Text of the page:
Pitfalls of a celebrity CEO
Part of Facebook’s branding problem has to do with Mark Zuckerberg, with his boyish face, brilliant brain, and billions of dollars. The business world seems to view the founder with a combination of jealousy and awe, fueled perhaps by the portrayal of the company’s origins in the movie The Social Network, which glorified a tale of dumb luck, cutthroat cunning, and fast fame. You want to hate that lifestyle, but you can’t help but want it for yourself.
When someone like Zuckerberg succeeds so quickly and with such a huge monetary payoff, we all wait for him to trip, says Michael Dunn, senior brand strategist at California-based consulting firm DUNN. “An upstart like Facebook has the same problem that the Kardashians have: it’s easy to us as a culture to knock people off that pedestal, especially when they got up on the pedestal very rapidly.”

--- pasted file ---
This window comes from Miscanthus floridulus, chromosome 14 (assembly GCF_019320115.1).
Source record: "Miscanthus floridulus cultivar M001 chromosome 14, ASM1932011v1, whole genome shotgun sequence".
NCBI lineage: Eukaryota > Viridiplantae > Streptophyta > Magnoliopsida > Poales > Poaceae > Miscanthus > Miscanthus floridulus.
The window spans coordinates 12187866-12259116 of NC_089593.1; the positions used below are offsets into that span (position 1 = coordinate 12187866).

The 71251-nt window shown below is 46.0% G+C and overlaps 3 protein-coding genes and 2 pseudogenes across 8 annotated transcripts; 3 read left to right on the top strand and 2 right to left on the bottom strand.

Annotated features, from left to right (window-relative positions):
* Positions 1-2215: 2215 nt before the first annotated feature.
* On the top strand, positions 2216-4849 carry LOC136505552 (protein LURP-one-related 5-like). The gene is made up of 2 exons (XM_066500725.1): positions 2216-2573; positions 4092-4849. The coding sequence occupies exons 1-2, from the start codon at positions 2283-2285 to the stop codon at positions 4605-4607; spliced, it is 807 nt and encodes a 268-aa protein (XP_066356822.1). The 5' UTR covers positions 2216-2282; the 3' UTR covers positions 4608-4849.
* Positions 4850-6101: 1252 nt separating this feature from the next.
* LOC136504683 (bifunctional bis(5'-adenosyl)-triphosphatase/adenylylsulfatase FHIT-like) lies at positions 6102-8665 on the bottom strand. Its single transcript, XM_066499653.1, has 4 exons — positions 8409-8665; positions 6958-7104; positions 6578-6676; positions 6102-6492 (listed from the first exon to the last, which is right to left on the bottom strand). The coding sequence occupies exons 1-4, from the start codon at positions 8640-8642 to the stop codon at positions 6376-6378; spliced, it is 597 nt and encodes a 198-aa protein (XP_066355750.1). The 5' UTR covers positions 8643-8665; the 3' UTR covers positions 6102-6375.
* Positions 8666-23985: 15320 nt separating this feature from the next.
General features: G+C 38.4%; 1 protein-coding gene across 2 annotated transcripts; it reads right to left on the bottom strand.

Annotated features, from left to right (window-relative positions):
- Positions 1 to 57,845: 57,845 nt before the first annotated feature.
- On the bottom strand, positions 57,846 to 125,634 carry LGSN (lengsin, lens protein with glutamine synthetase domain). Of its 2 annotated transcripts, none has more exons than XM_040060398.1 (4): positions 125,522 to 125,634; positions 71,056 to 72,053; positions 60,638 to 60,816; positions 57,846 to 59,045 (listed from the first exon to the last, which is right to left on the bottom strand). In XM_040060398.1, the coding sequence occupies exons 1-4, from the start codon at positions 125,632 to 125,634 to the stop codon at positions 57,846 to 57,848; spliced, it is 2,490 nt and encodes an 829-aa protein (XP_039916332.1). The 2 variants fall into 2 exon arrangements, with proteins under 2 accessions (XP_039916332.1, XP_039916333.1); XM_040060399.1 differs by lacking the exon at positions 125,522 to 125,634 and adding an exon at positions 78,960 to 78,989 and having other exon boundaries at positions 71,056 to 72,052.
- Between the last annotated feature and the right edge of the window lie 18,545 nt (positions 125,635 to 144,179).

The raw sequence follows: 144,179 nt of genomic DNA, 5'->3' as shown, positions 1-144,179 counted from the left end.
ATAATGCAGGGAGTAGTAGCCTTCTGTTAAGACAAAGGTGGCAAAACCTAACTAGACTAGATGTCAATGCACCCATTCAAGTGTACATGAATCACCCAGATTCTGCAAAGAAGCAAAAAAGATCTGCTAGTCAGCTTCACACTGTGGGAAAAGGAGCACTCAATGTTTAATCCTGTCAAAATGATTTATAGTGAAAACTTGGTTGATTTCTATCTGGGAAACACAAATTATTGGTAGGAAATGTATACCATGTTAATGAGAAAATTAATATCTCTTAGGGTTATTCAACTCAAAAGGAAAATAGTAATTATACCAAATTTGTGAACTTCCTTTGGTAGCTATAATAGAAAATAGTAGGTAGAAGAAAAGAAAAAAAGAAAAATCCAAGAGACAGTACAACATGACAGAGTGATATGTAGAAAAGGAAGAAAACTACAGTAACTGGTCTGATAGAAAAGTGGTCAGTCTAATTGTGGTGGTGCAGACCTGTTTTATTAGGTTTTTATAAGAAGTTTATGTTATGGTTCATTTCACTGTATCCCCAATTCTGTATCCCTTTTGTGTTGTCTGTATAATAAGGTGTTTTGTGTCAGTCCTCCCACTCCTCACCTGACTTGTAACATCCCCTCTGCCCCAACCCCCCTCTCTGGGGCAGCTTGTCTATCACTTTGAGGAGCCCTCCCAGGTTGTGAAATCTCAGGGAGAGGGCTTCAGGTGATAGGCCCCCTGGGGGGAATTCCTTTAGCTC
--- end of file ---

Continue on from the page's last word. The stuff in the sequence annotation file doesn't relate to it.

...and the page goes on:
Yet other titanic tech companies have managed to skirt this problem. “I don’t see the same venom against Google (GOOG) that you see against Facebook,” says Denis Riney, a senior partner at consulting firm Brandlogic. Of course, it helps that, over time, Google stock has paid off for shareholders. Granted, Google insisted from the get-go that it wasn’t evil. And though it had similar smart-guys-with-a-startup-idea roots, it never became the “Larry Page and Sergey Brin story” in quite the same way that Mark Zuckerberg’s rise overshadowed that of Facebook.
Without question, Apple’s (AAPL) story became entwined with its CEO. But the company made something that consumers loved so much that many separated whatever was off-putting about Steve Jobs’ personality from his personification of the company. “Apple kind of got it right because it had a megalomaniac at the helm,” says Dunn. “I really respect what he did. He kept everybody focused on the vision. But if you’ve ever been in the room with him, he was a real prick.”